Puppet manipulation demands good eye-hand coordination, strong fingers.
Puppet manipulation demands good eye-hand coordination, strong fingers.

According to Justin, despite the cramped under-stage working environment -- which we likened to an Apollo moon capsule -- the puppeteers all get along well, even though a single puppet show can take a toll on the arms and lower back. "When I came home after my first day, I felt like I had been shot. It was that painful," Justin said. "Try sitting down, tilting your head up, and holding your hands in the air for an hour. It's not easy. But eventually your body becomes accustomed to it."

Justin holds a portrait of William B. Foster, Opera in Focus founder.
Justin holds a portrait of William B. Fosser, Opera in Focus founder.

At the end of the show the puppeteers emerge to take a bow, which often startles the audience. "For an hour you're in this miniature world where everyone is 16 inches tall, and at the end these giant people come out," said Justin. "It's like Godzilla."

Everyone is then is invited backstage for a tour of the inner workings of Opera in Focus. "A lot of puppeteers are like magicians; they keep things secret because they don't want to spoil the magic," said Justin. "But we're the exact opposite. We think it's important for folks to come back and see how everything is done. We want them to realize that there's no automation here." Justin said that everyone who works at the puppet opera should be able to do everything, including the lights and special effects, as well as designing and making the costumes and scenery. "There's no Puppets R Us where we can buy furniture and props."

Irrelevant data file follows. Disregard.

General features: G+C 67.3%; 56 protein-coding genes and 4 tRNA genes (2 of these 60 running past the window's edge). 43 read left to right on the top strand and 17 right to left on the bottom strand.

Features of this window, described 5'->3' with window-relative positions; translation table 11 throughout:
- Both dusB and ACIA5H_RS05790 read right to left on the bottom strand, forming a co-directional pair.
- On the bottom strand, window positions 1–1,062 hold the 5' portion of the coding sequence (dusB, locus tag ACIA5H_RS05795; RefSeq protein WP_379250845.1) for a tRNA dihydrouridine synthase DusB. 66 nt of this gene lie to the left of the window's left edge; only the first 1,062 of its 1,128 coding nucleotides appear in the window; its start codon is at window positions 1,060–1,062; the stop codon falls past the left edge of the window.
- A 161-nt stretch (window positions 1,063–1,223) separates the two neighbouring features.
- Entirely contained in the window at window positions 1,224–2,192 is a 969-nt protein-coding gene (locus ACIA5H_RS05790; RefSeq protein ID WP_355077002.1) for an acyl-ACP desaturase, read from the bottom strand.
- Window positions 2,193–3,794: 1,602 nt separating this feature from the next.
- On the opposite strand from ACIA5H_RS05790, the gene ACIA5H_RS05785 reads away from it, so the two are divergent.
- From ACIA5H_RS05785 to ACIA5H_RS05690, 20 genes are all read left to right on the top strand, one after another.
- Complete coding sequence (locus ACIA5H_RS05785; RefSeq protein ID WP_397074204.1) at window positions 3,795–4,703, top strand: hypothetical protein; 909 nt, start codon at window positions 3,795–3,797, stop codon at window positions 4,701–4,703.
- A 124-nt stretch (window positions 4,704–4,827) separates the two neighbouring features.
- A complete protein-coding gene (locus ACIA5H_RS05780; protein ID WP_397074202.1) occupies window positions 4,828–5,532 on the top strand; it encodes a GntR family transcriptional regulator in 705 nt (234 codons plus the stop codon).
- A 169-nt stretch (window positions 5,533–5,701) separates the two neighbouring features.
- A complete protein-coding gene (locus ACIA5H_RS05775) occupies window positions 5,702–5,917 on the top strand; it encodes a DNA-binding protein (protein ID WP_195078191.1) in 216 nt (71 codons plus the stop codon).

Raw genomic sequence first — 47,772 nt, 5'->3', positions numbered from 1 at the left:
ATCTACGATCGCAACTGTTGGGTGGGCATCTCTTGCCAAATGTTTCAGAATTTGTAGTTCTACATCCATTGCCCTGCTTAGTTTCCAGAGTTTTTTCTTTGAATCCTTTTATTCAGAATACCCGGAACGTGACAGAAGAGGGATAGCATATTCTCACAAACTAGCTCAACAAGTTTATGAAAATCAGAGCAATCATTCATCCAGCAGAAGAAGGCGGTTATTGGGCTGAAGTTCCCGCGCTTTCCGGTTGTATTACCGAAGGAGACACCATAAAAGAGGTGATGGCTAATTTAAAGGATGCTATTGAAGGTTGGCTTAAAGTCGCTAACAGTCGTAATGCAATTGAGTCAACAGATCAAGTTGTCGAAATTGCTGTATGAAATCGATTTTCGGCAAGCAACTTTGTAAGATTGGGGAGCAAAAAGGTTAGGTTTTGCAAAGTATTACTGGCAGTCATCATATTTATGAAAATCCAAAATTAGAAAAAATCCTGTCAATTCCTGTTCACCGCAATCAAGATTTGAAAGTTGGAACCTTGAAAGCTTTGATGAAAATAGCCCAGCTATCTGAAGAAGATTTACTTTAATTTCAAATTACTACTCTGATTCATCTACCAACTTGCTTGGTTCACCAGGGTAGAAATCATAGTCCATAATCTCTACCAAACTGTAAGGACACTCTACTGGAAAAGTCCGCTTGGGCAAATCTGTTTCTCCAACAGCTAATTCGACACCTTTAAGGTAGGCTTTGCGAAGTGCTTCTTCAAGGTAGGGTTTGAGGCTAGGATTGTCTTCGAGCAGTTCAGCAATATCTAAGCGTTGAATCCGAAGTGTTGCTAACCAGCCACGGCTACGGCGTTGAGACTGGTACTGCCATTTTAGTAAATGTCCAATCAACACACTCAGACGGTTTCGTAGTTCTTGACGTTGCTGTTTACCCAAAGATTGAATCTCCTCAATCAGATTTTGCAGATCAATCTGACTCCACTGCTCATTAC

And every puppet, from Mephisto in Faust to the goat in Porgy and Bess, has to be built by hand. "No matter how much effort you put into your regular puppets," said Justin, "the audience always loves the animals more than anything."

The goal, said Justin, is to get people enthusiastic about puppets, opera, or both, who may not have felt that way before. For those willing to take the plunge, Opera in Focus does stage an occasional full opera -- three to four hours long -- with catering in the lobby during the intermission. Justin said that those performances are physically "extremely brutal" for the puppeteers, but also satisfying. "When the people come backstage they're sometimes holding Kleenexes and crying," he said. "That's a great compliment, because then you know the illusion is working. You've done something special."

Puppet Opera in Focus

Rolling Meadows Park District Headquarters

Address:
3000 Central Ave., Rolling Meadows, IL
Directions:
In the basement of the Rolling Meadows Park District Headquarters. From I-90 exit onto Hwy 53. Drive north one quick exit to Algonquin Rd. Drive east and take the second left onto Barker Ave., then turn right onto Central Rd. The park headquarters will be on the left, across from the tennis courts.
Hours:
Shows are W 4, Sa 1:30. Reservations required. (Call to verify) Local health policies may affect hours and access.
Phone:
847-818-3220
Admission:
Adults $14.
RA Rates:
Major Fun